It wasn’t long before I saw the connection between that experience and one of my favorite passages in the Bible: “You will keep in perfect peace those whose minds are steadfast, because they trust in you.” (Isaiah 26:3, NIV).  It took determination to paddle against the strong current toward calm water.  We need to use that same kind of steadfastness in our minds when we’re struggling for peace. Every moment our thoughts can draw us further towards it or further away from it, but a steadfast mind is resolute and unwavering. It isn’t deterred by the wind and waves of circumstances, nor is it overwhelmed by them. Trusting God enables us to see beyond our present situations to the One who is more powerful than the strongest current or the fiercest wind.

Over the past few weeks I’ve returned to this mental picture of the safe harbor many times as I’ve been preparing to launch my firstborn child to college. It is an intense season in our family on every level—physically, relationally, spiritually and emotionally. My heart aches as I think about my son being 1500 miles from home. The years have flown and it’s hard to believe our family  is transitioning into this new era. More than once I’ve felt like the waves of circumstances and emotions are going to topple me, but then I stop and picture that safe, calm channel.  I remind myself to remain steadfast in trusting God and I invite Him to soothe my aching heart.

Every season of life brings new challenges and new opportunities to trust God. If we rely on easy circumstances to be the source our peace, we’ll often find ourselves without it. But if we trust God, who sees a much bigger picture than we do, we can mentally stay in that safe harbor, no matter how hard the wind is blowing or how rough the water gets.  Learning to rely on Him takes practice, but it brings the only peace that can sustain us over the long haul.

In keeping with the water theme of this post, click on the link to be encouraged by Rend Collective’s song “My Lighthouse.”

And if you want to know what the storm in my mind looks like right now, click on the link to hear Nichole Nordeman’s song “Slow Down.” (Don’t watch it if you don’t have tissues handy or if you’re someplace where you don’t want to cry.)





Faith Foundation #8: Trust and Obey

She was one of those students brimming with potential. As her freshman English teacher, I was eager to see her tap into it, but she seemed more interested in boys, clothes and popularity. When she did turn in work, it was mediocre at best. And then one day, she surprised me with a new attitude. Handing me a completed assignment, she gushed, “I worked on this all night, I can’t wait for you to see it.” Pleased by her newfound enthusiasm, I leafed through the stack of papers later that day eager to find hers. To my disappointment, the assignment she’d completed didn’t follow the guidelines I’d explained to the class. It was obvious she’d put a lot of effort into creating some beautiful artwork, but none of the other requirements had been met. There was no way I could give her full credit for it. I’d explained the instructions verbally and in writing, but she’d chosen to ignore them and do things her way.

Handing the assignment back the next day, I affirmed her for her effort, but explained why she didn’t earn the maximum points possible. Sadly, no amount of encouragement or explanation I gave her could break through her stubborn shell. She glared at me with arms folded for the rest of the period. As the year progressed, I think she saw me as an unreasonable and unfair task master. Eventually, she just gave up trying. Her stubbornness and pride led her to miss the opportunity to learn from the experience.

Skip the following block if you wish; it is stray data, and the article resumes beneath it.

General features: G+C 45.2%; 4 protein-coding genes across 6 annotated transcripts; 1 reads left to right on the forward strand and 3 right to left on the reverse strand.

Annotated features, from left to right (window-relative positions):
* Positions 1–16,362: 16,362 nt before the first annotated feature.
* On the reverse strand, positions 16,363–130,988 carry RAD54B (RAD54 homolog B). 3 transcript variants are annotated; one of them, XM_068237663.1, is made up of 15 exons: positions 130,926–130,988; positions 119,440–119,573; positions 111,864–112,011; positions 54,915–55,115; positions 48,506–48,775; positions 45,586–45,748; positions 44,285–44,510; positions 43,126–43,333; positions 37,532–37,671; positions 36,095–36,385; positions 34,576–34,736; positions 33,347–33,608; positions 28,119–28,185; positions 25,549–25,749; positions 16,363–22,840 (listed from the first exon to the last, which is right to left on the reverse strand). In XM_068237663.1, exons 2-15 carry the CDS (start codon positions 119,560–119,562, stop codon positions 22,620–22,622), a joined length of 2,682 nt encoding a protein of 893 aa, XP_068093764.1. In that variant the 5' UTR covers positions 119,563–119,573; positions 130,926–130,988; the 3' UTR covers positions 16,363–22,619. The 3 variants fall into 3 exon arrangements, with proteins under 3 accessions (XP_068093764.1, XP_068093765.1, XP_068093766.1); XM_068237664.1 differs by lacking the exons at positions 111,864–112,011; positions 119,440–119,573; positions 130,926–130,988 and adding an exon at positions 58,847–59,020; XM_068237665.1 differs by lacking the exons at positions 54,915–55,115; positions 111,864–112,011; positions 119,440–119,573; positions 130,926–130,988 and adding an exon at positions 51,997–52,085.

While I would never be so presumptuous as to equate myself with God, I think many of us see Him similarly to the way my student saw me all those years ago. We want to approach Him on our terms instead of His. Rather than taking the time to learn how to live faithfully and obediently, we follow our own path and then don’t understand why we don’t feel more connected to Him.

Accepting God’s free gift of grace offered through Jesus marks the beginning of a lifelong process of growing in a relationship with Him. Author and pastor Eugene Peterson describes this journey as “a long obedience in the same direction.” That “o” word (obedience) is a hard one to accept in our culture today. Like my student, most of us want to do things on our terms. We pray hoping God will bend to our wills instead of inviting His will to be done. The idea of obeying Him doesn’t sound nearly as attractive as the free gift of grace.  Yet, the two were meant to go hand in hand.

Jesus taught His disciples about the importance of obedience saying: “If you love me, keep my commands… Whoever has my commands and keeps them is the one who loves me. The one who loves me will be loved by my Father, and I too will love them and show myself to them.” (John 14:15 & 21, NIV)

Years after hearing Jesus teach, John expanded on the importance of obedience by explaining, “We know that we have come to know him if we keep his commands. Whoever says,’I know him,’ but does not do what he commands is a liar, and the truth is not in that person. But if anyone obeys his word, love for God is truly made complete in them. This is how we know we are in him: Whoever claims to live in him must live as Jesus did.” (1 John 2:3-6, NIV)